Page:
the 101st birthday of the late Hedy Lamarr, 11/9 will surely spark deeper interest in the screen legend’s amazing life.
One of Hollywood’s most beautifully beguiling actresses ever, Lamarr was known over her quarter-century in cinema for such films as the Oscar-honored “Samson and Delilah (as the title’s sultry knockout), the heist drama “Algiers” (which was nominated for a handful of Oscars) and “Ecstasy,” the 1933 Czech film that was highly controversial for its nudity and sex scenes.
Yet today, many headline writers will discover just how daring and intellectually impressive was the real life of the Viennese-born Hedwig Eva Maria Keisler. (We expect many of them to resort to “badass,” but that doesn’t nearly capture her brilliance — appropriate given her noted ability to be elusive.)
Lamarr made “Ectasy” when she was just 18, and it was released the same year that she married one of Austria’s richest men, a munitions manufacturer who did business with Mussolini and, according to Lamarr’s autobiography, hosted Hitler at their castle home.
Lamarr, who was of Ukrainian-Hungarian Jewish heritage, eventually made her escape from spouse and situation — she wrote that she fled to France in disguise — and was discovered in Paris by MGM mogul Louis B. Mayer.
Lamarr, billed as the “world’s most beautiful woman,” spent the next decade acting opposite such stars as Clark Gable, Charles Boyer, Spencer Tracy and Judy Garland.
During World War II, though, Lamarr also put her mind to the war effort, determined to invent something that would help defeat Hitler. (Her first marriage had resulted not only in reportedly hosting the Fuhrer, but also in gaining knowledge of torpedoes.)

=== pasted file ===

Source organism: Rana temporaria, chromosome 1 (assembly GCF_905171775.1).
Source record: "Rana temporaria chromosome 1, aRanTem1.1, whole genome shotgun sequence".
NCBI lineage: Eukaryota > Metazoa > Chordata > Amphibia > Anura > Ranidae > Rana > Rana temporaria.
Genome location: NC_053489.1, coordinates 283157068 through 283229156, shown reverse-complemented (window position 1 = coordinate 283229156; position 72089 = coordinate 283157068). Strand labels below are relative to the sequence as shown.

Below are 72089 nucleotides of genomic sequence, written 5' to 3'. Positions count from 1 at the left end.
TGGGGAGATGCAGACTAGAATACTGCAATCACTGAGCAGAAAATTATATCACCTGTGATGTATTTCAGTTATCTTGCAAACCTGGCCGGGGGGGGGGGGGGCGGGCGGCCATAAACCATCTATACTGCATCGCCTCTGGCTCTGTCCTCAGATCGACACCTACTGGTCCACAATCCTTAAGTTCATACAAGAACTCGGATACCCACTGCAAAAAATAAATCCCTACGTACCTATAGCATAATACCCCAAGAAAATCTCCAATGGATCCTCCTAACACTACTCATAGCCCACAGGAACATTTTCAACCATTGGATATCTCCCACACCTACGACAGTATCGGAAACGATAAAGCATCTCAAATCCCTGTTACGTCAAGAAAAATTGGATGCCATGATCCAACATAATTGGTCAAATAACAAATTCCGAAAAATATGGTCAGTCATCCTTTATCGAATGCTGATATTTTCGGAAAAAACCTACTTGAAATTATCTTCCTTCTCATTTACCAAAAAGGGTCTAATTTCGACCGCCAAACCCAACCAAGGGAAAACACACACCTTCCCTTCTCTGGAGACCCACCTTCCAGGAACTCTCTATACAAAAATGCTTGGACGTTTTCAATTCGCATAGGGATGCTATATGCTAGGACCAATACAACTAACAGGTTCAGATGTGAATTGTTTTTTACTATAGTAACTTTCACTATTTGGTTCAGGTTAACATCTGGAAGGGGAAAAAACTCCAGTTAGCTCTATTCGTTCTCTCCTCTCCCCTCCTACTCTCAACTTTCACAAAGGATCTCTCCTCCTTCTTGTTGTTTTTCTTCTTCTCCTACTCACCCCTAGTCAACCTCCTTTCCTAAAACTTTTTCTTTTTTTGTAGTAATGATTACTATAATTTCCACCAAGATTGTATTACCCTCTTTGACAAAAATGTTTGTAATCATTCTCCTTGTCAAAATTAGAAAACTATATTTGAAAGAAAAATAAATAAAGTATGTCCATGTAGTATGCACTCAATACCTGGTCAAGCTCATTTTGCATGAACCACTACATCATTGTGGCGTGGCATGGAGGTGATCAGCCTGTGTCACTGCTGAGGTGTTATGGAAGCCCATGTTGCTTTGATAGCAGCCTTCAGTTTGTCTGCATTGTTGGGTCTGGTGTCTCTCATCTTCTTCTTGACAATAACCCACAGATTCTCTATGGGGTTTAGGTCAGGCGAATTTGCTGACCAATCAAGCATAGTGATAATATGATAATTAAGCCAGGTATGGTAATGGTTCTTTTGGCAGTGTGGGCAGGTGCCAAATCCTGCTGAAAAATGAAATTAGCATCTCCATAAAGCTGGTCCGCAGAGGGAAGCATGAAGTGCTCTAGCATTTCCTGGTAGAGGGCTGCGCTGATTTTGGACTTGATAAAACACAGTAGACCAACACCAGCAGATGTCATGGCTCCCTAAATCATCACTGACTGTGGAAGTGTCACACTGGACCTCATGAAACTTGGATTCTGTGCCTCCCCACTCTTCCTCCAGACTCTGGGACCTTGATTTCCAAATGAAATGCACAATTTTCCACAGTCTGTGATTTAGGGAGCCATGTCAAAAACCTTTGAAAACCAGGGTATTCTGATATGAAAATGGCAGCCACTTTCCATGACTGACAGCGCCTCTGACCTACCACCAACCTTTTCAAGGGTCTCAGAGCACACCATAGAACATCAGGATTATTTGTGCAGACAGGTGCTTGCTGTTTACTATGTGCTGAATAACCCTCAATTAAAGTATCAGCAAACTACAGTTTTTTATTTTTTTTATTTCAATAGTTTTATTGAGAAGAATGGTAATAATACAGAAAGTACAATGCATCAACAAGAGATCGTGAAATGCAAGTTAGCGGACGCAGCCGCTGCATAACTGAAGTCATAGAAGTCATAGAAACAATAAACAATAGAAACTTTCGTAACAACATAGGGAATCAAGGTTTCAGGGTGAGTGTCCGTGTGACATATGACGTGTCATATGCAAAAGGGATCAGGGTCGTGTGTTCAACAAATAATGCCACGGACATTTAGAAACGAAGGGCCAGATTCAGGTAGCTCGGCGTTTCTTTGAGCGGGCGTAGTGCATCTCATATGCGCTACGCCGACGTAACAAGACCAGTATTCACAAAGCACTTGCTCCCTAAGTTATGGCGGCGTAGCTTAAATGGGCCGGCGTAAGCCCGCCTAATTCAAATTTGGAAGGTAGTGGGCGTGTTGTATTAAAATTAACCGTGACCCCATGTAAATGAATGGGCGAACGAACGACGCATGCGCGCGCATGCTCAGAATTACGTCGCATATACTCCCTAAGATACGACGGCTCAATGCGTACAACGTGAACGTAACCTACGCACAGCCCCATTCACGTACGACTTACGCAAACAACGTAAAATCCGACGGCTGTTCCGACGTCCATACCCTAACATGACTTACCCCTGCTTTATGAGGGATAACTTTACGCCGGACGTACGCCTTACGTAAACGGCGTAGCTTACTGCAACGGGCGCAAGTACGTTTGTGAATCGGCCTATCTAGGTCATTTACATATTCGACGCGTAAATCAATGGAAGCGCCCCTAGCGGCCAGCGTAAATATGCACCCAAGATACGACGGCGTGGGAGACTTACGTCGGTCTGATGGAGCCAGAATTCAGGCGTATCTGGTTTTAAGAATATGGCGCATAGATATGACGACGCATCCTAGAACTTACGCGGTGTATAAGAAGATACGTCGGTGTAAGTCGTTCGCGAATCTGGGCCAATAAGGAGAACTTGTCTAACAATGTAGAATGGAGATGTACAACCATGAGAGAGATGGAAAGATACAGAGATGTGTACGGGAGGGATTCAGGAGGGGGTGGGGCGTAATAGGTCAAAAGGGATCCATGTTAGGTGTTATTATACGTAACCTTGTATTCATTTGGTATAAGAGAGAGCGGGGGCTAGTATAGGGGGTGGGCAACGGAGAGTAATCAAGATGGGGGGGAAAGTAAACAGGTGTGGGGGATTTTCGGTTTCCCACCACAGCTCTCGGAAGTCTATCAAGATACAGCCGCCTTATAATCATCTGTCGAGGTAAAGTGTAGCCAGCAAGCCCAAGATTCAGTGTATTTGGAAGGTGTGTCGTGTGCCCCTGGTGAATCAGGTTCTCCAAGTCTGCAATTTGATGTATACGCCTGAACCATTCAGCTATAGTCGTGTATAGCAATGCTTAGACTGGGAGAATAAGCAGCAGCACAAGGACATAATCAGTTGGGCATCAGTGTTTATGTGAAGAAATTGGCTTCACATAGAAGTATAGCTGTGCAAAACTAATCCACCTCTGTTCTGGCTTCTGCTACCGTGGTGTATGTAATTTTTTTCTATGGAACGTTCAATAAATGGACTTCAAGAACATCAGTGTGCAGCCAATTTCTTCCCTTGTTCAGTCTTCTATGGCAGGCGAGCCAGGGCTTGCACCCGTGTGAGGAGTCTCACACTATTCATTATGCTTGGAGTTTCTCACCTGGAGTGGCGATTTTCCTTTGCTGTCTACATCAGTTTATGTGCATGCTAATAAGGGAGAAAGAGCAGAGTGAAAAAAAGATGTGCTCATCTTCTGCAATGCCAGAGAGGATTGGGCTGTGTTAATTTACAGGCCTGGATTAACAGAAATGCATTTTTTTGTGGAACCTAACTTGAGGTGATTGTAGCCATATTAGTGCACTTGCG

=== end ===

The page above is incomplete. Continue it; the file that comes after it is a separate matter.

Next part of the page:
She and California neighbor/composer George Antheil co-created a frequency-hopping system (using a player-piano roll) so radio-guided torpedoes could avoid interference jamming — an invention for which they received a patent in 1942, though the U.S. military would not employ the technology for two decades, during the time of the Cuban Missile Crisis.
Lamarr began to be truly recognized for her scientific accomplishments — as her work laid the foundation for spread-spectrum communication technology — in the ’90s, in the last years of her life. She died in 2000, in Florida, after long periods of seclusion. She was 85.
Last year, a century after her birth, she was inducted into the National Inventors Hall of Fame in Alexandria, Va. “Although Lamarr and Antheil never profited from their invention during their lifetime,” the Hall of Fame site says, “it was acknowledged by the Electronic Frontier Foundation in 1997 as an important development in wireless communications.”
And today, Google helps the world celebrate Lamarr with a Doodle that will be viewed by many, fittingly, via wireless technology.
“We love highlighting great stories about women’s achievements in science and technology,” Doodle artist Jennifer Hom writes on the company’s blog. “When the story involves a 1940s Hollywood star-turned-inventor who helped develop technologies we all use with our smartphones today … well, we just have to share it with the world.”